Date

3-2014

Document Type

Capstone

Degree Name

M.B.I.

Department

Dept. of Medical Informatics and Clinical Epidemiology

Institution

Oregon Health & Science University

Abstract

In 2011, almost 4 million babies (Hamilton, Martin, and Ventura 2011) were born in the United States, with approximately 12% of those being premature (Hamilton, Martin, and Ventura 2011). About 10% of newborns require some form of resuscitation to begin breathing at birth with about 1% requiring extensive resuscitation effort to survive (ILCOR 2006). Karlsen et. al. (2011) reported the median neonatal transport volumes of as many as 68,797 critically ill neonates being transported each year in the United States. These transports require a coordinated effort with highly trained personnel, specialized equipment and ambulances. There are also more than 8.7 million children and teenagers who were treated for an injury in United States Emergency Departments and more than 225,000 of these children had injuries serious enough that required hospitalization or transfer to another facility with a higher level of care (CDC 2012). Pediatric visits account for about 27 percent of all visits to emergency departments in the United States (IOM 2010). About one percent of children who visit Emergency Departments are transferred to another facility for a higher-level of care (IOM 2007). Specialized neonatal/pediatric transport teams are trained to deal with specific needs of this unique population and have the equipment and expertise necessary to bring essential therapies usually only provided at the tertiary facility to the bedside at the referring facility and community emergency departments. vii Many Emergency Medical Services (EMS) have developed an electronic medical record, which is usually called an Electronic Patient Care Report (ePCR). The ePCR is similar to an electronic medical record (EMR), but has documentation streamlined for the pre-hospital situations and other aspects that are not found in commercial EMRs. Most neonatal and pediatric specialized transport teams are part of children’s hospitals and have close connections with local EMS providers that utilize ePCRs. It is because of this camaraderie that some of the neonatal and pediatric specialized transport teams have adopted their local EMS provider’s ePCR as their electronic health record for their documentation need while on these neonatal and pediatric transports. One specific article that looked at implementation of electronic medical records in the pre-hospital setting (Landman et. al. 2012) used in-depth interviews with key informants. The 20 EMS agencies surveyed by Landman et.al. (2012) do adult EMS transports and made no mention of neonatal or pediatric transports. Landman et. al. (2012) came up with four themes: financial, organizational, technical and privacy/security. In this synthesis paper, we will explore the barriers to implementation of an electronic health record in the neonatal and pediatric transport environment as they relate to the unique and demanding conditions seen on neonatal and pediatric critical care transports.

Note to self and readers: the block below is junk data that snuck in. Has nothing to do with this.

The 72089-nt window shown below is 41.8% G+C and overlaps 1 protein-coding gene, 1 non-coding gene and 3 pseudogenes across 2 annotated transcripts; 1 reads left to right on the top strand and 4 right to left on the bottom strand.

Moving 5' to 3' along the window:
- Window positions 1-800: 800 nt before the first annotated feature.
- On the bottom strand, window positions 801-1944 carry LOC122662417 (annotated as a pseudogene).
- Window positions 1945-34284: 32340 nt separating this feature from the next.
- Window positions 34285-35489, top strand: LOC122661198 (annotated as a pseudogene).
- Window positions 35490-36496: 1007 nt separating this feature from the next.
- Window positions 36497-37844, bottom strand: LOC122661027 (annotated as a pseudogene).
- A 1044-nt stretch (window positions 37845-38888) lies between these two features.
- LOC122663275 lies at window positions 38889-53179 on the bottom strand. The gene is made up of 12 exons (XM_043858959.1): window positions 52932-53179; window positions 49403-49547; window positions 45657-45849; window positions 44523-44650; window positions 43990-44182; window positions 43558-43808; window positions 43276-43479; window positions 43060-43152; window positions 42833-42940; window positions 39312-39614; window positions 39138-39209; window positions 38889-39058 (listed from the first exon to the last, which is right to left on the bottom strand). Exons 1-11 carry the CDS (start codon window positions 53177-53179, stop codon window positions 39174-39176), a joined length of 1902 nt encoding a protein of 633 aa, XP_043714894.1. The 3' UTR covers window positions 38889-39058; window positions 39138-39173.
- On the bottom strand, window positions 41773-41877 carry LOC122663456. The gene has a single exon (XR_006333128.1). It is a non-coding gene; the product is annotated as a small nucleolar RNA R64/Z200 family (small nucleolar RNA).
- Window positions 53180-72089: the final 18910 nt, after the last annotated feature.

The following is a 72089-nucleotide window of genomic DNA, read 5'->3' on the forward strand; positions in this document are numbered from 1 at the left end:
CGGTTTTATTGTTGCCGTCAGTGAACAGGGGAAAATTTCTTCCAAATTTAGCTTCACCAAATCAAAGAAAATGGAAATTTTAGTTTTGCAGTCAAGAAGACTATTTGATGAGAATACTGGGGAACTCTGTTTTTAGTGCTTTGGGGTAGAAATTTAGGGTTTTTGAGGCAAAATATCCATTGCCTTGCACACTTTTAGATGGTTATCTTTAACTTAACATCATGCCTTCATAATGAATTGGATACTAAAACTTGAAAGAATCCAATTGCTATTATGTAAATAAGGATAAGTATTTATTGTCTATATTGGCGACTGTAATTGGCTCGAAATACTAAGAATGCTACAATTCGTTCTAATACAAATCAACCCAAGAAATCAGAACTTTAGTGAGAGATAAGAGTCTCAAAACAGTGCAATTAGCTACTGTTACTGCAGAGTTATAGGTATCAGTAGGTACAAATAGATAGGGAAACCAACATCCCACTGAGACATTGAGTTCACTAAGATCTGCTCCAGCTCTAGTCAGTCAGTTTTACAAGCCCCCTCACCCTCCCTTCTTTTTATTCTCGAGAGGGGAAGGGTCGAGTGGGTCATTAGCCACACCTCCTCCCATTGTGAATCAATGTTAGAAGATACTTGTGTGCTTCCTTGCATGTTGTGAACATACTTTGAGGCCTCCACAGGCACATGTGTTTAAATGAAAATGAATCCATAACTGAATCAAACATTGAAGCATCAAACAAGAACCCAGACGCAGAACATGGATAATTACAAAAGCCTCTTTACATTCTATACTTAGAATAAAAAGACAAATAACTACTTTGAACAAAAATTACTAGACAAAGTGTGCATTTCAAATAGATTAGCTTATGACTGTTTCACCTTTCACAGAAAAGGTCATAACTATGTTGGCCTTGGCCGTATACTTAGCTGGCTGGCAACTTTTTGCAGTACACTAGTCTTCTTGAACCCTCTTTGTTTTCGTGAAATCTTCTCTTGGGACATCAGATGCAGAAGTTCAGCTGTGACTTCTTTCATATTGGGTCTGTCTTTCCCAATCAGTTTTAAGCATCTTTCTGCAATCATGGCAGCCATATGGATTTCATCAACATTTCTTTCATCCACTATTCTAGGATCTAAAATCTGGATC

Identifier

doi:10.6083/M4XG9PG0

School

School of Medicine

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